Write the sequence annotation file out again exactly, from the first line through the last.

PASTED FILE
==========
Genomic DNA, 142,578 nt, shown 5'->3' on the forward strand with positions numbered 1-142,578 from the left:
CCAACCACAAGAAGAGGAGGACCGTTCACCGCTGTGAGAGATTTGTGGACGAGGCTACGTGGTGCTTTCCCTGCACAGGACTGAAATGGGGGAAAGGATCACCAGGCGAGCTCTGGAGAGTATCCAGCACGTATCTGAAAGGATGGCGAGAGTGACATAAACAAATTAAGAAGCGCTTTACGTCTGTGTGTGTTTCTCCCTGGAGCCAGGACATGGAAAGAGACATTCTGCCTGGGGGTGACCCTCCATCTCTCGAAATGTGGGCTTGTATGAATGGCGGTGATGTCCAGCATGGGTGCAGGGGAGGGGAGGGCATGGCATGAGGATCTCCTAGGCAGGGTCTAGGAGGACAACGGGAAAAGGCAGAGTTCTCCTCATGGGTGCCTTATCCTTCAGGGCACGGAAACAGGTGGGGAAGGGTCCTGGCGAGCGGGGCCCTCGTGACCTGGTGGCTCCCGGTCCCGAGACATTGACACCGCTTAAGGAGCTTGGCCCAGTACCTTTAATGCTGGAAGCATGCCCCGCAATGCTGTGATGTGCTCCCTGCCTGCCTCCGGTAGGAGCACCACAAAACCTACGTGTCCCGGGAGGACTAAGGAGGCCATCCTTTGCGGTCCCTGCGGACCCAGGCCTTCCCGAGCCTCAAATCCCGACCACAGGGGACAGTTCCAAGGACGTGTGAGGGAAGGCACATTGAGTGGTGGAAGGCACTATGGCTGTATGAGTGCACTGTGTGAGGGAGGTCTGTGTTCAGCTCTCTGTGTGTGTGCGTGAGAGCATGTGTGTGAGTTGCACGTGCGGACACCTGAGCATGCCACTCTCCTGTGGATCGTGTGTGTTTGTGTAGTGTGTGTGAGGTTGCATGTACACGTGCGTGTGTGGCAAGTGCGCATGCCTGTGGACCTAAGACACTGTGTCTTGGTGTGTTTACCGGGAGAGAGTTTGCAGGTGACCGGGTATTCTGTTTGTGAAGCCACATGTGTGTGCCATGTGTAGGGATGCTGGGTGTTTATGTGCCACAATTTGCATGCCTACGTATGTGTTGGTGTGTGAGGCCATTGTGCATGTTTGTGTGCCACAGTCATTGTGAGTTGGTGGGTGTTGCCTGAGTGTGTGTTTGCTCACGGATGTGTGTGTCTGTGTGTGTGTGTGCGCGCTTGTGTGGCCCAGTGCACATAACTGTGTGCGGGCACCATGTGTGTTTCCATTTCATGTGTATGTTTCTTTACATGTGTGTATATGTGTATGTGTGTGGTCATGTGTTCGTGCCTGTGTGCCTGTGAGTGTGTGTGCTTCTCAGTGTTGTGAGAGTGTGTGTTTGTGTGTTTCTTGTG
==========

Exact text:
Genomic DNA, 142,578 nt, shown 5'->3' on the forward strand with positions numbered 1-142,578 from the left:
CCAACCACAAGAAGAGGAGGACCGTTCACCGCTGTGAGAGATTTGTGGACGAGGCTACGTGGTGCTTTCCCTGCACAGGACTGAAATGGGGGAAAGGATCACCAGGCGAGCTCTGGAGAGTATCCAGCACGTATCTGAAAGGATGGCGAGAGTGACATAAACAAATTAAGAAGCGCTTTACGTCTGTGTGTGTTTCTCCCTGGAGCCAGGACATGGAAAGAGACATTCTGCCTGGGGGTGACCCTCCATCTCTCGAAATGTGGGCTTGTATGAATGGCGGTGATGTCCAGCATGGGTGCAGGGGAGGGGAGGGCATGGCATGAGGATCTCCTAGGCAGGGTCTAGGAGGACAACGGGAAAAGGCAGAGTTCTCCTCATGGGTGCCTTATCCTTCAGGGCACGGAAACAGGTGGGGAAGGGTCCTGGCGAGCGGGGCCCTCGTGACCTGGTGGCTCCCGGTCCCGAGACATTGACACCGCTTAAGGAGCTTGGCCCAGTACCTTTAATGCTGGAAGCATGCCCCGCAATGCTGTGATGTGCTCCCTGCCTGCCTCCGGTAGGAGCACCACAAAACCTACGTGTCCCGGGAGGACTAAGGAGGCCATCCTTTGCGGTCCCTGCGGACCCAGGCCTTCCCGAGCCTCAAATCCCGACCACAGGGGACAGTTCCAAGGACGTGTGAGGGAAGGCACATTGAGTGGTGGAAGGCACTATGGCTGTATGAGTGCACTGTGTGAGGGAGGTCTGTGTTCAGCTCTCTGTGTGTGTGCGTGAGAGCATGTGTGTGAGTTGCACGTGCGGACACCTGAGCATGCCACTCTCCTGTGGATCGTGTGTGTTTGTGTAGTGTGTGTGAGGTTGCATGTACACGTGCGTGTGTGGCAAGTGCGCATGCCTGTGGACCTAAGACACTGTGTCTTGGTGTGTTTACCGGGAGAGAGTTTGCAGGTGACCGGGTATTCTGTTTGTGAAGCCACATGTGTGTGCCATGTGTAGGGATGCTGGGTGTTTATGTGCCACAATTTGCATGCCTACGTATGTGTTGGTGTGTGAGGCCATTGTGCATGTTTGTGTGCCACAGTCATTGTGAGTTGGTGGGTGTTGCCTGAGTGTGTGTTTGCTCACGGATGTGTGTGTCTGTGTGTGTGTGTGCGCGCTTGTGTGGCCCAGTGCACATAACTGTGTGCGGGCACCATGTGTGTTTCCATTTCATGTGTATGTTTCTTTACATGTGTGTATATGTGTATGTGTGTGGTCATGTGTTCGTGCCTGTGTGCCTGTGAGTGTGTGTGCTTCTCAGTGTTGTGAGAGTGTGTGTTTGTGTGTTTCTTGTG